"Rod Blagojevich received nothing," Gurland said. "He asked for campaign contributions and appointments, not cash in envelopes."

Further, Gurland said, "It is not implausible that Mr. Blagojevich believed his actions complied with the law."

Moving from legal arguments to the defendant's biography, Gurland called her client a "kind and compassionate man." She described his upbringing by hard working parents.

At one point, Judge Zagel interrupted Gurland. He asked her about a statement Blagojevich apparently made in an interview with a federal probation officer, in which he said he "came from nothing."

"I don't understand it, this [kind of immigrant family story] is the backbone of America," Zagel said, noting the governor's parents raised two successful sons. "Why is this 'nothing'?"

Gurland replied that Blagojevich was likely referring to his parents' financial struggles, and meant no disrespect.

Earlier, the defense called to the stand a pediatrician, Dr. Deanna Monroe. Monroe testified that a state health insurance program started by Blagojevich, All-Kids, allowed children to get care whose families otherwise wouldn't be able to afford it.

Monroe also talked about the public health benefit of preventative care, including immunizations. And she said with high unemployment in recent years, "All-Kids has been a way for [people] to still cover their children."

The defense also played for the court recorded comments from an elderly woman who benefitted from a free transit benefit Blagojevich championed for senior citizens.

An 'Extraordinary' Father, and Potential Family 'Devastation'

Gurland went into detail of the "devastation that [Blagojevich's] absence would cause to his family."

The ex-governor always put his family first, she said. Gurland quoted a letter in which the principal at Blagojevich's daughters' school called her client a "loving and caring father." In another letter, Patti Blagojevich wrote that, "ironically," the kids are closer to their father today than they were before his arrest.

Zagel noted that similar family hardship arguments are often made during sentencing hearings before him, and asked Gurland how Blagojevich's situation was special. The lawyer replied that while she was preparing for this hearing, she witnessed how close the family was. "It is extraordinary."

To make this point further, Goldstein read a letter from the Blagojevich's oldest daughter, Amy, and played a phone call - caught on a government wiretap - of the entire Blagojevich family. It includes Patti reminding her husband to do the dishes.

This is "a very simple call that does show in real life terms the bond that is between Mr. Blagojevich and his family," Goldstein told the judge.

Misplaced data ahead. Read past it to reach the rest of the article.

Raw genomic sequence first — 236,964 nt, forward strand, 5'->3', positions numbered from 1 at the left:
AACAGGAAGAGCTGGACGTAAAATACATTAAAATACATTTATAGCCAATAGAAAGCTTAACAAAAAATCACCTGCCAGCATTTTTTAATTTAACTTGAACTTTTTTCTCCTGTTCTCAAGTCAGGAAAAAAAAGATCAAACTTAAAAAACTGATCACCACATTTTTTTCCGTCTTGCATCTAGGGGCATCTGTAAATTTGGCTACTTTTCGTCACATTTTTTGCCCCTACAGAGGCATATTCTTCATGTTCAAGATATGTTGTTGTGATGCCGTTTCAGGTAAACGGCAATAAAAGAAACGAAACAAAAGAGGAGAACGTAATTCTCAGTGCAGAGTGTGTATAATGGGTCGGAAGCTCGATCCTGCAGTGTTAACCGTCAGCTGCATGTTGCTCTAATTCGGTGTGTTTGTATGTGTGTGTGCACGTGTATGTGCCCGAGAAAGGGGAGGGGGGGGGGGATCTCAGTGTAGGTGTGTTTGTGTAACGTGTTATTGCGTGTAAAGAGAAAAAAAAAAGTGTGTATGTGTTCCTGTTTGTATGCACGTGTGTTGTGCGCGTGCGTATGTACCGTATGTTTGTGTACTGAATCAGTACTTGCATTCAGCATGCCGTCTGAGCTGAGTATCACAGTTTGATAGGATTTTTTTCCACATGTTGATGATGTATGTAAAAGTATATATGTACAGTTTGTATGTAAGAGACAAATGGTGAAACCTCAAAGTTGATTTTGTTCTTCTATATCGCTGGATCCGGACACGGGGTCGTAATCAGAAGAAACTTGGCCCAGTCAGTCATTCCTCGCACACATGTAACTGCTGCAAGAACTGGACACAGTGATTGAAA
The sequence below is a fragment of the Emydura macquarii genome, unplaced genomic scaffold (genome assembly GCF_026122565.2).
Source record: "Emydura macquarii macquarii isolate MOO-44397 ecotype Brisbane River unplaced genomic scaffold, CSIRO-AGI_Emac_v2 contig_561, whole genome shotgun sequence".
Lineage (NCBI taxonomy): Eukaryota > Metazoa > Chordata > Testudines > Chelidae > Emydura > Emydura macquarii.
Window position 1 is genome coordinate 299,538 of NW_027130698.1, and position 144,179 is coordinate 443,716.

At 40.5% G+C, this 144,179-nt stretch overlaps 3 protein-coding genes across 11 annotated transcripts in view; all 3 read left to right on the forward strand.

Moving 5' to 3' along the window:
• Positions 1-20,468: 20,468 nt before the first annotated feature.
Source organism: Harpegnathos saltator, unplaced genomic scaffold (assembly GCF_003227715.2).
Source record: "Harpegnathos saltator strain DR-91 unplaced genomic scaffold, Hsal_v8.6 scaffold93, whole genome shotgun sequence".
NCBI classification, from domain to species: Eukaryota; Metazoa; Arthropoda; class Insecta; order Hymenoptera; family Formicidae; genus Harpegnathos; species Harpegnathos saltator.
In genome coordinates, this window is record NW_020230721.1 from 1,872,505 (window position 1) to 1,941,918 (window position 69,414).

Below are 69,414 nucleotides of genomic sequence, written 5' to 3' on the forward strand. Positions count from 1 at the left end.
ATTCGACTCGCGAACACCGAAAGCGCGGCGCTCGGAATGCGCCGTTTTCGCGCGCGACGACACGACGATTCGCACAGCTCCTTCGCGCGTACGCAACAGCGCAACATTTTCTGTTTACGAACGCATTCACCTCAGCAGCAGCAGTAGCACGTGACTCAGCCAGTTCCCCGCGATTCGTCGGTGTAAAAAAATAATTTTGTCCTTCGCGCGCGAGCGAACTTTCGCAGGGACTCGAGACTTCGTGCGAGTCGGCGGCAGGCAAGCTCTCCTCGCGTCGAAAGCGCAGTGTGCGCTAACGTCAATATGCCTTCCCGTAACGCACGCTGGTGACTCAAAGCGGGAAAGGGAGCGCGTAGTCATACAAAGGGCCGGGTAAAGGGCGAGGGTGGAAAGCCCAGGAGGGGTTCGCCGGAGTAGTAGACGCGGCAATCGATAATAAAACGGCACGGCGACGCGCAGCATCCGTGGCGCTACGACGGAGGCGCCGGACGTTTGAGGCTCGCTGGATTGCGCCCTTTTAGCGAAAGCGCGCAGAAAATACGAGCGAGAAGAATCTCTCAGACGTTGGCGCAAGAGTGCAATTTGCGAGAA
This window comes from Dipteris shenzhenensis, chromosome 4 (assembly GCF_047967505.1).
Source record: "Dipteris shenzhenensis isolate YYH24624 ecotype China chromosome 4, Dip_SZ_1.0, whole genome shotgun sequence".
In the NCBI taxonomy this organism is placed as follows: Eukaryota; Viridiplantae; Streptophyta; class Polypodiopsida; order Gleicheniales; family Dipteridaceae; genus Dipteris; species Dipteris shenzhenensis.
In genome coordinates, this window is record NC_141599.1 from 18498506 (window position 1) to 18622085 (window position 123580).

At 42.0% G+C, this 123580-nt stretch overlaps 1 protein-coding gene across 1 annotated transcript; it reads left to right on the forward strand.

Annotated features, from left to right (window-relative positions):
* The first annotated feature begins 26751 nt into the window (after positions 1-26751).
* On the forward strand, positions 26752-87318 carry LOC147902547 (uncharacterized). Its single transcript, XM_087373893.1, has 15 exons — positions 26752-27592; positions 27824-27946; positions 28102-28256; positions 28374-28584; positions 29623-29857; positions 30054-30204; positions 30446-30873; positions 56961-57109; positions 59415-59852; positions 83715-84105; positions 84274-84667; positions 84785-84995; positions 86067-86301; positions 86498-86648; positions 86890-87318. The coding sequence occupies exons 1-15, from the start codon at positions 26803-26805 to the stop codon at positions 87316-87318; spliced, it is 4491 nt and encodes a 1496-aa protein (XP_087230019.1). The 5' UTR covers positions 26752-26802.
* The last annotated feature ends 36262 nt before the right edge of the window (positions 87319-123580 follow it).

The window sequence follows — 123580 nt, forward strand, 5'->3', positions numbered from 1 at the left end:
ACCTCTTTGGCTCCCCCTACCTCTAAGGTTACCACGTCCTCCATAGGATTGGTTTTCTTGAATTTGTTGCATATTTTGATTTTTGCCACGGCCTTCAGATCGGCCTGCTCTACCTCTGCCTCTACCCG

Speaking Out

Gurland sought to explain to the court Blagojevich's many and defiant public interviews following his arrest. She claimed that "even if Blagojevich had done and said nothing, the publicity wouldn't have gone away."

The ex-governor spoke up in his own defense, Gurland explained, so his family could "hold their heads up." And she said the most outrageous of public appearances, such as Patti's appearance on a reality show, were a financial necessity.

They were "paid handsomely to be made fun of and ridiculed," Gurland said, adding that the couple did not enjoy it.

What's Appropriate?

In their presentations, Goldstein and another Blagojevich lawyer, Sheldon Sorosky, acknowledge the ex-governor committed crimes.

When Blagojevich sought a job in exchange for appointing Jarrett to the Senate, "we accept the fact that's a crime," Sorosky said, adding that the crime does not call for a 15-year sentence.

Attorneys for Rod Blagojevich acknowledged the former Illinois governor committed crimes, while pleading for leniency at a sentencing hearing on Tuesday. Their presentation included a taped phone call featuring Blagojevich's family, and letters written by his wife and daughter.

"His family deserves mercy," attorney Aaron Goldstein told federal Judge James Zagel. "They are not the ones that have to be responsible for these crimes."

But Zagel's rulings and comments during the all-day hearing indicate he's unlikely to spare Blagojevich from a lengthy prison sentence. A decision could come as early as Wednesday, after the prosecution and Blagojevich himself get a chance to address the judge.

Goldstein rattled off a long list of politicians and government employees convicted of crimes he described as "much worse" than Blagojevich's. That list included former Illinois Gov. George Ryan, who received 6 1/2 years in prison. Ryan is still serving that sentence, at a federal prison in Terre Haute, Indiana.